Thursday, October 13, 2011

Military Mission Creep 2: Give Us Police Powers

General Rene Osorio, head of the Honduran Joint Chiefs of Staff of the Armed Forces, suggested today that he would like constitutional changes that would give the military some police powers, like the ability to stop and search anyone, the general ability to search property, the ability to legally carry out raids, and other unnamed police powers.

The granting of police powers to the military would require constitutional changes, to make these part of the mission of the Armed Forces. Osorio said:
"We're not putting ourselves in the place of police; we want to help and support them with our own troops and our intelligence work."

But that's exactly what Osorio is proposing, that the military mission be changed, added to, and that training be supplied to his troops so that they do things in a legal fashion, like arrest and hold people.

As Osorio said, all of this will require changes to the constitution, the laws, changes to the military charter, changes to international treaties, all because Porfirio Lobo Sosa wants a single point of contact to coordinate the actions of the Police and Military, "to make them more effective and successful against delinquency."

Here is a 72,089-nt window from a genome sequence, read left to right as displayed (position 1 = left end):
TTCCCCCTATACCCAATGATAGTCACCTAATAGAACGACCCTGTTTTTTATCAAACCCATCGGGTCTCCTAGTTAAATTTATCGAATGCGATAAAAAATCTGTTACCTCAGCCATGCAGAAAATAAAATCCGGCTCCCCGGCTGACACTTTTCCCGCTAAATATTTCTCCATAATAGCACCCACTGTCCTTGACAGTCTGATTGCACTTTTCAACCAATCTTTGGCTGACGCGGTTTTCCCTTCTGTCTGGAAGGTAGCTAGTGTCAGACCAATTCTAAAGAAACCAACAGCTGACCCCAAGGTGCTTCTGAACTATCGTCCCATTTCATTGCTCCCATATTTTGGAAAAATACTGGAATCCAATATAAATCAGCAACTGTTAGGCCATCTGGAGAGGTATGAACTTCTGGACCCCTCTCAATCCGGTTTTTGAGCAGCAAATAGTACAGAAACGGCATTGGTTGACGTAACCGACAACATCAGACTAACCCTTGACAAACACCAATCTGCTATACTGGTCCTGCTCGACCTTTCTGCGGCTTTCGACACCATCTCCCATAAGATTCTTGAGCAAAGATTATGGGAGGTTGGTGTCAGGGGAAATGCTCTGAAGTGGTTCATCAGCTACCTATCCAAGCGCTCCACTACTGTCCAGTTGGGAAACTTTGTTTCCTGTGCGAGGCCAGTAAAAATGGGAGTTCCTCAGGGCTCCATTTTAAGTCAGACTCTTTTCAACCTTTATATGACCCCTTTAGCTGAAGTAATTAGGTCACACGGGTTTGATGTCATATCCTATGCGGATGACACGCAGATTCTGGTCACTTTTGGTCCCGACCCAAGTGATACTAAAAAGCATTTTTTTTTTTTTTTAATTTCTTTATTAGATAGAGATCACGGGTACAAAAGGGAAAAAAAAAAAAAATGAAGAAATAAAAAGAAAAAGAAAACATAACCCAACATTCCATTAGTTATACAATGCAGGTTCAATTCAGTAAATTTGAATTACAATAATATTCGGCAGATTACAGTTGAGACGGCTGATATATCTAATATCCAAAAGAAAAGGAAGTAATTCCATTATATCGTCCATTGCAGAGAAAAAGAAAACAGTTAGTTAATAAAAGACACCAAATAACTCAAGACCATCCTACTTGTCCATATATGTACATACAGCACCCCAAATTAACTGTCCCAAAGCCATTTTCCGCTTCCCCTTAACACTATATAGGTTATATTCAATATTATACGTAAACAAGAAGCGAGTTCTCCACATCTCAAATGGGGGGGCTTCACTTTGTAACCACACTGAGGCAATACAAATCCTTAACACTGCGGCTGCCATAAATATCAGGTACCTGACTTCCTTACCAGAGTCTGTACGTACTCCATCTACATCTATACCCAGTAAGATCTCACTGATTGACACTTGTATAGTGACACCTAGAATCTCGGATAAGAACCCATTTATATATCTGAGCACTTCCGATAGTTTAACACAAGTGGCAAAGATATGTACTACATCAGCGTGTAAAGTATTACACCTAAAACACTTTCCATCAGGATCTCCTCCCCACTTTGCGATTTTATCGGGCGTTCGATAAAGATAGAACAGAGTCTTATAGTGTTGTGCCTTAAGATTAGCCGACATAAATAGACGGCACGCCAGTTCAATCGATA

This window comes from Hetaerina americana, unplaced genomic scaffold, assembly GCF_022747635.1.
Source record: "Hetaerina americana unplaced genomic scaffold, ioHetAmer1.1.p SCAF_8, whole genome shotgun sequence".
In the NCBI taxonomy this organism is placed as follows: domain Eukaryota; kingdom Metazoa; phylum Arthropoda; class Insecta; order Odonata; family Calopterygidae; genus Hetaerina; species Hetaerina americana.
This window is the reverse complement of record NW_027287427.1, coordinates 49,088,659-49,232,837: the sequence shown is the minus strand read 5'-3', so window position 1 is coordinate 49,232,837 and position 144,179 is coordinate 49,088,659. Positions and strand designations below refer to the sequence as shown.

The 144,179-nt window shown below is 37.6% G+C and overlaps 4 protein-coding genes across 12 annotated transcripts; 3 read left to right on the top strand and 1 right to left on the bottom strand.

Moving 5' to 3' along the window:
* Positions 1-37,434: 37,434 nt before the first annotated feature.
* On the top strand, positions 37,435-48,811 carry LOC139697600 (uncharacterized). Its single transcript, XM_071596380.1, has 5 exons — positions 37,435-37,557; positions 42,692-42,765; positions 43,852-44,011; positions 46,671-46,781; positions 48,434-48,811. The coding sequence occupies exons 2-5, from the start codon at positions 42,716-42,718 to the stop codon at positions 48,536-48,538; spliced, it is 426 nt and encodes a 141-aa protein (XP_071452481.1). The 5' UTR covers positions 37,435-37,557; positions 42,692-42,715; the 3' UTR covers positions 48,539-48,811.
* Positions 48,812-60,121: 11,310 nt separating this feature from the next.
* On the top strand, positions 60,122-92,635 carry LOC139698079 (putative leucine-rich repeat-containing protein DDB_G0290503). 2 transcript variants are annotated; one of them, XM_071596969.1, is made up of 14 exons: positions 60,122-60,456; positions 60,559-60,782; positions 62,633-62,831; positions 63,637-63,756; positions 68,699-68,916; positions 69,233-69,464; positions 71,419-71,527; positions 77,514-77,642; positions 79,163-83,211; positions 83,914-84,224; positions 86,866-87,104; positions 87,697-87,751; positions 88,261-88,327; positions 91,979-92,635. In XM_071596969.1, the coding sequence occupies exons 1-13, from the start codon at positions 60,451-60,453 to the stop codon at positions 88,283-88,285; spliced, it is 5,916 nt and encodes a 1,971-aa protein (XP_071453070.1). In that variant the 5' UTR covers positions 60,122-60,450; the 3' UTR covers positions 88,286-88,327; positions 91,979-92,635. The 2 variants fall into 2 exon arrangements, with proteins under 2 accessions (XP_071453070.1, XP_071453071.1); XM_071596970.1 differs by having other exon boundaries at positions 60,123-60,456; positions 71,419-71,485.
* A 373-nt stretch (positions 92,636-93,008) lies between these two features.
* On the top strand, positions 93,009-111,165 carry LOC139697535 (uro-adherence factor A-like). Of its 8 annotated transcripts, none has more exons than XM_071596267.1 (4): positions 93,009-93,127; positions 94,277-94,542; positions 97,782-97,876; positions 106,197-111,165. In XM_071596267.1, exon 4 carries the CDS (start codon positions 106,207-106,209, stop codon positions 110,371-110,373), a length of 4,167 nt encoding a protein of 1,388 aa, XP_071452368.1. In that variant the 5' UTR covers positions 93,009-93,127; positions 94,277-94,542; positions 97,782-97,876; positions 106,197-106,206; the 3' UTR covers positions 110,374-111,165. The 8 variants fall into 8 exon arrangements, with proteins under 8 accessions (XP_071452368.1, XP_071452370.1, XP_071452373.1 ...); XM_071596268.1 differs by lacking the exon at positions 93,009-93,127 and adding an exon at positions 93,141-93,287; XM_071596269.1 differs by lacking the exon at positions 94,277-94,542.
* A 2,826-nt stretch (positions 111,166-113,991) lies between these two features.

Lobo Sosa grew up in an era where the Police and Military were the same thing in Honduras. This proposal to return to those days does not appear to bother him in the slightest; but it bothers those concerned with human rights and democracy in Honduras from all sides of politics.

Thus we have statements from the Rector of the National University, Julietta Castellanos opposing any unification of police and military, and the Judges' association saying its illegal.

German Leitzelar, who presided over the original separation of the Police from the Military, thinks a single Ministry with authority over both is OK so long as there's no unification of their actual operations. In contrast, General Jorge Estrada, ex-judicial auditor for the military, said that
"We have to be clear that from the point of view of the functions and strategies, to join the police with the Armed Forces would be a step backwards, to resort to the past, and we all know how that turned out."

The problem is that the Armed Forces aren't Police; what police do is not part of the mission or training of the armed forces. Osorio asking for police powers for the Armed Forces is troubling given the military's history of human rights abuses, such as extrajudicial killings and the illegal detention of Honduran citizens.

To merge them in the midst of international condemnation of violence against Honduran citizens by security forces is, at the least tone-deaf, and just possibly, one of the more obvious signs of rejection of opinion in the international community.

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